05:27 DH: Sure, so as I said, I didn't go to vet school thinking I would do shelter medicine because there was no such thing. I had never heard those two words spoken together but when I was in vet School, there's two things that happened. One is that I had learned things in vet school that I was like, "I cannot believe I did not know this for the six years that I spent cleaning kennels and vaccinating animals and trying my very absolute best to provide the best care for them. And here are some simple facts I'm learning in my second year of vet school that would have been game changers for me and my colleagues, and I can't believe that there's this divide between what veterinarians know and what animal shelters need."

06:16 DH: And at that time, within a half hour of the UC Davis Veterinary Medical Teaching Hospital as many animals were being euthanized in shelters as the entire small animal case load at the teaching hospital here, and that just seemed unbelievable to me. These were the very same animals, were just the very same value, capable of being loved just as much, but they just didn't have owners at the moment and it felt like veterinary medicine was investing everything in the animals that did have owners and so little in the animals that didn't have owners.

06:58 DD: Wow.

06:58 DH: And... But I still wasn't really clear the role for veterinarians at that time with that many animals being euthanized like what's the point in treating one and then another one just has to get euthanized because there's not enough homes for all of them. I didn't really see the way out of that until in my second year, I had to take home exam question that changed my life. And UC Davis is a school that tracks so I was small animal track.

07:26 DD: Right.

07:27 DH: And we used to take a few large animal classes and we had one on production medicine, and they gave us a take-home question that we could spend as much time on as we wanted that said create a production plan for the population of your choice. And we were supposed to use inputs, like big inputs like ventilation, and nutrition, and legal issues and facility design, and behavioral enrichment to try and create outputs like pounds of wool, or gallons of milk or low mastitis rates and low cell counts and no antibiotic residues, all of these big picture outputs. And I thought, "What's my product? I'm anti-production girl. I want there to be less...

08:16 DD: Right.

08:16 DH: Hunted animals in this world. And so I sat down in a little cafeteria across from our classroom on a yellow legal pad and I just thought about how could those inputs be related to outputs of an animal shelter? How can we take nutrition and facility design and ventilation, and behavioral care and have more outputs like adoptions or spay/neuters performed in the community or contact with community members to help them retain their pets? And I thought back on how it was for me working in a shelter and actually it comes back to feeling upper respiratory infection, which was the subject of our Morris Foundation-funded research. I thought about how I felt when I brought my own foster kittens back for adoption and one of them got upper respiratory infection, and we didn't have an isolation ward, we didn't have a veterinarian on staff and our only response to URI was to euthanize. And so I walked into the euthanasia room and I saw my own kitten.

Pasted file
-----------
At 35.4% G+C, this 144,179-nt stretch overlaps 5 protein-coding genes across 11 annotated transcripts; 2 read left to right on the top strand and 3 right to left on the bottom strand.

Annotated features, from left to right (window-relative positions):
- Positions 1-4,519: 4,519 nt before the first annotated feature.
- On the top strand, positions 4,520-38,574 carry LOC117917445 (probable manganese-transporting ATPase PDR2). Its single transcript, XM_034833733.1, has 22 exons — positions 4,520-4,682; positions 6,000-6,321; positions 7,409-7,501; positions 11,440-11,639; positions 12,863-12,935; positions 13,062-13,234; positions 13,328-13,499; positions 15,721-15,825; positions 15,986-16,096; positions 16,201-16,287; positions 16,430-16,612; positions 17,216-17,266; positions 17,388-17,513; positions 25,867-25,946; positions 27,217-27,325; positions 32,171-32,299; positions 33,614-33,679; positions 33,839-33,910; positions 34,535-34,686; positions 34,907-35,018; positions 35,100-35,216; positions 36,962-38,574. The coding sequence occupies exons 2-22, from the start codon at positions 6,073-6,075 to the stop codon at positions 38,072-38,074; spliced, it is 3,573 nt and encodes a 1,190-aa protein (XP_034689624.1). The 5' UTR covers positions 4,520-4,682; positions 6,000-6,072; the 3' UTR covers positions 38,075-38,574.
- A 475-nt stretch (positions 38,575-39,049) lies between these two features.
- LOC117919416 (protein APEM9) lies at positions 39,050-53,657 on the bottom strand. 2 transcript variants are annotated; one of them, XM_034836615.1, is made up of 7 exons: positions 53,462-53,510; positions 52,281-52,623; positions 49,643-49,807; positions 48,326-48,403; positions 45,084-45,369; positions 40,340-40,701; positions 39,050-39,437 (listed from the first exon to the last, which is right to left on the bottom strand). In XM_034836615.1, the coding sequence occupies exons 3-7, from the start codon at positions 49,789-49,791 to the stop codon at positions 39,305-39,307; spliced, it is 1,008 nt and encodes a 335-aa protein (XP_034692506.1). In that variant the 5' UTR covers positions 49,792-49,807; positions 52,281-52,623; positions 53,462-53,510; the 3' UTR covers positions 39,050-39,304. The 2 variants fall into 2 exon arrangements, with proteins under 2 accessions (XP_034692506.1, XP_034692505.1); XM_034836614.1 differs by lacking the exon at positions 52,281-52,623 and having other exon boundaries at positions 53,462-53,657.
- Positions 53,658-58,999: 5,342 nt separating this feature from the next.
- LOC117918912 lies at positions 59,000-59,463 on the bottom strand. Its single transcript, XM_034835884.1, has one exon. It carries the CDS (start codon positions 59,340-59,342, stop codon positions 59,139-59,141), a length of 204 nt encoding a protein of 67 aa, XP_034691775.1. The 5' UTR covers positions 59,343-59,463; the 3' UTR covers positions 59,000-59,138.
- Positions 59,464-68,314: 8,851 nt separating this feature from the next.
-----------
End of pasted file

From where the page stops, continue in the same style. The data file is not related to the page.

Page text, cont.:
09:22 DD: Oh that's terrible.

09:23 DH: On a euthanasia table being euthanized my good friend who worked at the shelter. And I thought if we could prevent upper respiratory infection, it would be easier to retain good staff. It's just hard to love animals, and work in a situation where you never know when you're going to walk in and your own kitten is going to be euthanized.

09:44 DD: Right, oh, that's a terrible... But I can imagine really sort of game-changing, wow, experience. So I just...

09:53 DH: Yeah.

09:53 DD: For my own edification and for everyone who's listening, I think we have listeners of a lot of different ages, and I hate to say we'll be able to figure out later how old I am, but I can remember when I was a kid, that there were certainly animal shelters and they were not real happy places. Can you talk a little bit about how the first shelters came about in the United States and, and how they've evolved over time?

10:24 DH: Sure, sure, and then I'll just get back to the end of that realization, of my take home exam class.

10:29 DD: Sure, sure.

10:32 DH: Animal sheltering started from two different directions about 150 years ago; one was from the public safety side and that's where we have the idea of pounds, and that was really rounding up stray dogs, and it was largely a rabies control measure and the reason it was called the public pound is because they were impounded on this public land that was at the center of many communities. And then on the private side so the non-profit side, is what we see now, it was started as animal cruelty prevention and actually it started in conjunction with prevention of child cruelty and child abuse as well. There was a big focus on cart-horse wellness and prevention of cruelty in those days. The ASPCA was the first of animal shelter as we now know it and in New York City and at that time, the public pound was just drowning stray dogs.

11:26 DD: Oh.